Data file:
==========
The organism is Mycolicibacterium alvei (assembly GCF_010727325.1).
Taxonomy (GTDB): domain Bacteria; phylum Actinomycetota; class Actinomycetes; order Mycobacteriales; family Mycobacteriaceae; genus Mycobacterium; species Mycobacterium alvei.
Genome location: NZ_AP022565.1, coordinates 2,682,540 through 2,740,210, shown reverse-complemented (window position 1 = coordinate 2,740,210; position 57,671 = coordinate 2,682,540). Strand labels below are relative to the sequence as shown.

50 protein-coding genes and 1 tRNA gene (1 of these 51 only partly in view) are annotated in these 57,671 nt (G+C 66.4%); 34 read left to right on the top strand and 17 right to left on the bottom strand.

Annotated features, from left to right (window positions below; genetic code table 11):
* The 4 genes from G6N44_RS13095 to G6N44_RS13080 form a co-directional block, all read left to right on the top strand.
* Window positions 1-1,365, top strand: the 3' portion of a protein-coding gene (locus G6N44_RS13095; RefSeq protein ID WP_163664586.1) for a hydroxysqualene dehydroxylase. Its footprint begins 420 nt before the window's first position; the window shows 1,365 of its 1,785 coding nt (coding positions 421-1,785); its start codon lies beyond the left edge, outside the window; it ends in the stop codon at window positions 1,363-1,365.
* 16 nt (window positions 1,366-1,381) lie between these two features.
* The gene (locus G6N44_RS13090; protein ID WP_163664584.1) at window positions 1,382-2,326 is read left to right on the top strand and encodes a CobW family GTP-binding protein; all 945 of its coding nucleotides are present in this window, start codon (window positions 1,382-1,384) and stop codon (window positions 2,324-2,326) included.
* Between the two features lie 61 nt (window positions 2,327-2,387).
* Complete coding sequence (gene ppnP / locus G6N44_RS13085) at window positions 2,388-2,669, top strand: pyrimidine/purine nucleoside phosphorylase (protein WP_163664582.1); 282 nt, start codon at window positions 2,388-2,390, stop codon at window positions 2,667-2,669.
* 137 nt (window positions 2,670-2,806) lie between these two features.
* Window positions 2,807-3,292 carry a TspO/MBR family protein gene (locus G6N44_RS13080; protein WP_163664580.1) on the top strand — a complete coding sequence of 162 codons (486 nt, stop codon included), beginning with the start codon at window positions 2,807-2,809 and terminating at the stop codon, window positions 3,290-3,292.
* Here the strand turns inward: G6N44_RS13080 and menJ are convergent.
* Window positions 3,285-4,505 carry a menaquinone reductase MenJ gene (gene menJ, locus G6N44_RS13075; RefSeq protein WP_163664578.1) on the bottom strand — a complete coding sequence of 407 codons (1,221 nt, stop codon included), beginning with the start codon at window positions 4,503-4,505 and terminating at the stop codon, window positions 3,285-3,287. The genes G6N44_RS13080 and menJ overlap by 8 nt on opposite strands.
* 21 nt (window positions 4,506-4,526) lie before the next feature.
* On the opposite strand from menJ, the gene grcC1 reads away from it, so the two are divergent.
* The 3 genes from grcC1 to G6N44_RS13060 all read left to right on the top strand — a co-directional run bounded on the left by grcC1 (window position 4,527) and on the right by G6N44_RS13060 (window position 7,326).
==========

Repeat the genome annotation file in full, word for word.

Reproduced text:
The organism is Mycolicibacterium alvei (assembly GCF_010727325.1).
Taxonomy (GTDB): domain Bacteria; phylum Actinomycetota; class Actinomycetes; order Mycobacteriales; family Mycobacteriaceae; genus Mycobacterium; species Mycobacterium alvei.
Genome location: NZ_AP022565.1, coordinates 2,682,540 through 2,740,210, shown reverse-complemented (window position 1 = coordinate 2,740,210; position 57,671 = coordinate 2,682,540). Strand labels below are relative to the sequence as shown.

50 protein-coding genes and 1 tRNA gene (1 of these 51 only partly in view) are annotated in these 57,671 nt (G+C 66.4%); 34 read left to right on the top strand and 17 right to left on the bottom strand.

Annotated features, from left to right (window positions below; genetic code table 11):
* The 4 genes from G6N44_RS13095 to G6N44_RS13080 form a co-directional block, all read left to right on the top strand.
* Window positions 1-1,365, top strand: the 3' portion of a protein-coding gene (locus G6N44_RS13095; RefSeq protein ID WP_163664586.1) for a hydroxysqualene dehydroxylase. Its footprint begins 420 nt before the window's first position; the window shows 1,365 of its 1,785 coding nt (coding positions 421-1,785); its start codon lies beyond the left edge, outside the window; it ends in the stop codon at window positions 1,363-1,365.
* 16 nt (window positions 1,366-1,381) lie between these two features.
* The gene (locus G6N44_RS13090; protein ID WP_163664584.1) at window positions 1,382-2,326 is read left to right on the top strand and encodes a CobW family GTP-binding protein; all 945 of its coding nucleotides are present in this window, start codon (window positions 1,382-1,384) and stop codon (window positions 2,324-2,326) included.
* Between the two features lie 61 nt (window positions 2,327-2,387).
* Complete coding sequence (gene ppnP / locus G6N44_RS13085) at window positions 2,388-2,669, top strand: pyrimidine/purine nucleoside phosphorylase (protein WP_163664582.1); 282 nt, start codon at window positions 2,388-2,390, stop codon at window positions 2,667-2,669.
* 137 nt (window positions 2,670-2,806) lie between these two features.
* Window positions 2,807-3,292 carry a TspO/MBR family protein gene (locus G6N44_RS13080; protein WP_163664580.1) on the top strand — a complete coding sequence of 162 codons (486 nt, stop codon included), beginning with the start codon at window positions 2,807-2,809 and terminating at the stop codon, window positions 3,290-3,292.
* Here the strand turns inward: G6N44_RS13080 and menJ are convergent.
* Window positions 3,285-4,505 carry a menaquinone reductase MenJ gene (gene menJ, locus G6N44_RS13075; RefSeq protein WP_163664578.1) on the bottom strand — a complete coding sequence of 407 codons (1,221 nt, stop codon included), beginning with the start codon at window positions 4,503-4,505 and terminating at the stop codon, window positions 3,285-3,287. The genes G6N44_RS13080 and menJ overlap by 8 nt on opposite strands.
* 21 nt (window positions 4,506-4,526) lie before the next feature.
* On the opposite strand from menJ, the gene grcC1 reads away from it, so the two are divergent.
* The 3 genes from grcC1 to G6N44_RS13060 all read left to right on the top strand — a co-directional run bounded on the left by grcC1 (window position 4,527) and on the right by G6N44_RS13060 (window position 7,326).